China’s basic research and cutting-edge technology research has made great strides in recent years, and behind every major scientific achievement, there is an interesting personal story. Yicai has launched the “Top Chinese Scientists” column to get closer to these scientific luminaries through a series of interviews.
(Yicai) Aug. 22 -- Chinese scientist Jia Jinfeng and his team were the first to detect “Majorana fermion,” a mysterious particle that the world’s physics community had been searching for for 80 years. The discovery, made in 2016, has huge ramifications for the development of quantum computers and information technology and will shed more light on the mystery of dark matter.
“Our work is to understand the nature of the Majorana fermion, so as to be able to manipulate it and make it appear wherever we want,” Jia, who is a scholar at the Chinese Academy of Sciences, told Yicai in a recent exclusive interview.
Majorana fermions was hypothesised by Italian physicist Ettore Majorana in 1937. He said that this strange particle would be a special being, and the particle itself would be exactly the same as its antiparticle.
“If we succeed, we can use it for topological quantum computing,” said Jia, who is also deputy dean of the School of Physics and Astronomy of Shanghai Jiaotong University and acting vice president of Southern University of Science and Technology.
So far, there is no true quantum computer in the world. One of the reasons is that the quantum state of the particles used for quantum computing is not stable. However, the special existence of Majorana fermions makes the state very stable. The property may become the key to the manufacture of quantum computers, helping humans open up the era of topological quantum computing, which has far superior computing power to supercomputers.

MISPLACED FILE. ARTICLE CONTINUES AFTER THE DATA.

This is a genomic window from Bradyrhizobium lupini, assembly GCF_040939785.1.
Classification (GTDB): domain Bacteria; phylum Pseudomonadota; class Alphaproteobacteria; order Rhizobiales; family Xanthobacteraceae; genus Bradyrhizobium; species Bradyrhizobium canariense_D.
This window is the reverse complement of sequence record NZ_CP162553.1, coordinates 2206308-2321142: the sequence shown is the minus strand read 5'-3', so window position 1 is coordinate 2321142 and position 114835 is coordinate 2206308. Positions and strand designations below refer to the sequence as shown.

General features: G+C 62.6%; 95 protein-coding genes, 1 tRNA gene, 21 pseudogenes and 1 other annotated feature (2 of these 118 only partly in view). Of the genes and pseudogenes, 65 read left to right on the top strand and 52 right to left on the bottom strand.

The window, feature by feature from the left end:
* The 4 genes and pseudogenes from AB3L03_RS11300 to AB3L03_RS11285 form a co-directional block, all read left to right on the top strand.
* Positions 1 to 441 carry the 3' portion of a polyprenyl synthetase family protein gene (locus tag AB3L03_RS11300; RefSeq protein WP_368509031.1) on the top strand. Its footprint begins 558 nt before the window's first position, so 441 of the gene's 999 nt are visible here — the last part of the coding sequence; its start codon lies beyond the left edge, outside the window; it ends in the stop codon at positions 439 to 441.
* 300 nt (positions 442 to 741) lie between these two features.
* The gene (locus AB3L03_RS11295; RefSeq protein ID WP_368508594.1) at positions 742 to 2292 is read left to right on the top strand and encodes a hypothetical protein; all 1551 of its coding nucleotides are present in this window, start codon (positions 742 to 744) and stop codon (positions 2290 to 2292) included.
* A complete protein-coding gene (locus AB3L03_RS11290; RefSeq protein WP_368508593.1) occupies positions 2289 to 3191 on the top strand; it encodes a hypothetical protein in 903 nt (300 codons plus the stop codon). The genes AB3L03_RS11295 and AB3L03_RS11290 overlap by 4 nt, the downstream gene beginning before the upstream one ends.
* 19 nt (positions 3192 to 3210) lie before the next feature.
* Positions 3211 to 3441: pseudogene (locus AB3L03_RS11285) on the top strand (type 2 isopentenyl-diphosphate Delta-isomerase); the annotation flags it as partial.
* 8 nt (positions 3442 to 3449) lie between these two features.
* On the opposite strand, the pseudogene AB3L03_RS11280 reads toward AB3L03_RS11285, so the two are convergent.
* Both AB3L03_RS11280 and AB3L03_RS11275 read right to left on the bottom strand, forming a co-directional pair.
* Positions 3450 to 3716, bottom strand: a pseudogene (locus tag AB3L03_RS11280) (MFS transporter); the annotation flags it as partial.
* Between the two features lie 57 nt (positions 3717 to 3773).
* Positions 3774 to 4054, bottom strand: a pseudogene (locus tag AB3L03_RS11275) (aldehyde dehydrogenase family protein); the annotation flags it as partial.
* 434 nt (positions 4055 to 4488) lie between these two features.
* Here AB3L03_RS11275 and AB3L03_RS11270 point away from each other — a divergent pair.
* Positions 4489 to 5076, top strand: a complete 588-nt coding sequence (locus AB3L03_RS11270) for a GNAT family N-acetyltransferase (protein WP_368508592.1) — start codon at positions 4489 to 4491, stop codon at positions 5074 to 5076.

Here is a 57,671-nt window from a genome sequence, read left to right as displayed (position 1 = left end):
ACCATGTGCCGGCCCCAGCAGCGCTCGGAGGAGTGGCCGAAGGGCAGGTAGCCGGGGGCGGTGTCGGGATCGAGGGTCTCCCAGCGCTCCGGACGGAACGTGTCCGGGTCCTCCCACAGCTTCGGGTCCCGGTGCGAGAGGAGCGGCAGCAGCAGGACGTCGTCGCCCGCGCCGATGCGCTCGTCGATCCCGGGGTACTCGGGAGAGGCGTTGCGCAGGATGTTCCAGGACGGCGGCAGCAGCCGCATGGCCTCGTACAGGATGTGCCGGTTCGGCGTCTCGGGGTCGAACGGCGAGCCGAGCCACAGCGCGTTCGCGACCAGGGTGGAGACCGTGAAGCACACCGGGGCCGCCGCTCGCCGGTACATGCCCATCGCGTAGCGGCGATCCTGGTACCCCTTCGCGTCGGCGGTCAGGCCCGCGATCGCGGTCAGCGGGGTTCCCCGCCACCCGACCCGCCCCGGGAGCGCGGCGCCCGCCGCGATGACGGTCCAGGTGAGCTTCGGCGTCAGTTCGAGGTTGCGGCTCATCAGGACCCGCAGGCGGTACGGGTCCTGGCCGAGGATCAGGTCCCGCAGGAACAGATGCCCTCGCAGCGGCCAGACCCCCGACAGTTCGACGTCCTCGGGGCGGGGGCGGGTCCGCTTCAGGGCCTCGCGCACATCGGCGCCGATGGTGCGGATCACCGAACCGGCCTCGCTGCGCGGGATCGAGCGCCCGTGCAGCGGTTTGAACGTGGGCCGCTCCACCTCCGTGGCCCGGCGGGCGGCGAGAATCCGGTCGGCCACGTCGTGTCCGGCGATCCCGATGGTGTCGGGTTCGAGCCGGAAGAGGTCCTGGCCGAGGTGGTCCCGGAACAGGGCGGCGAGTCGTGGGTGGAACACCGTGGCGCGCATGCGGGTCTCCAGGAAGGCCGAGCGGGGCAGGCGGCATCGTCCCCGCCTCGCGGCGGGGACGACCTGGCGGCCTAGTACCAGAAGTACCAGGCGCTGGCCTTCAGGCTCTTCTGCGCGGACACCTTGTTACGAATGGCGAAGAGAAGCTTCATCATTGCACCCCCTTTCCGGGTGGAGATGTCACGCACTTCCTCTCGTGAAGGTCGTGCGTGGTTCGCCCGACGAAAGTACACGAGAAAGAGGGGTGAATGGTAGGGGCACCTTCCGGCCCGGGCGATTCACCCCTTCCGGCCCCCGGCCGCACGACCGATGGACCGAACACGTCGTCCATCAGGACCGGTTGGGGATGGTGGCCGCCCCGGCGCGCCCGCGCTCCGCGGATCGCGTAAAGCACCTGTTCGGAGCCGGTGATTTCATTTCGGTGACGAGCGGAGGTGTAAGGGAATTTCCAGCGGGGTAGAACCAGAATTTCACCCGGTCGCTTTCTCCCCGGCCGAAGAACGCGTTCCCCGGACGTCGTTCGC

However, as finding Majorana fermions is already so difficult, will it be more difficult to control?
Jia said that to control the movement of Majorana fermions, more physics and engineering experts are needed. “The manipulation of movement should be achieved within a few years, but what is more difficult is to measure the results after implementation to see if it is consistent with the theory. This has not been done before. However, if we achieve these goals, we can use them in topological quantum computing.”
Jia has been engaged in physics research for 40 years, and in his opinion, basic research is a crucial part of the innovation chain, especially in physics, because every small win changes society.
“Many years ago, studying physics was very hard. However, conditions are much better now in many aspects from research funding to research instruments,” Jia said. “Also, in recent years, more attention is being paid to the development of scientific and technological talent, and our income is no worse than in other industries.”
He believes that what is more important than funding and advanced instruments at the moment is the overall attitude to basic research in society. “When the whole of society becomes aware of the importance of basic research without us having to publicize it, this will spontaneously strengthen basic research, enable cooperation with people who do basic research and promote the development of all walks of life. This will create a very productive environment.”
Editors: Chen Juan, Kim Taylor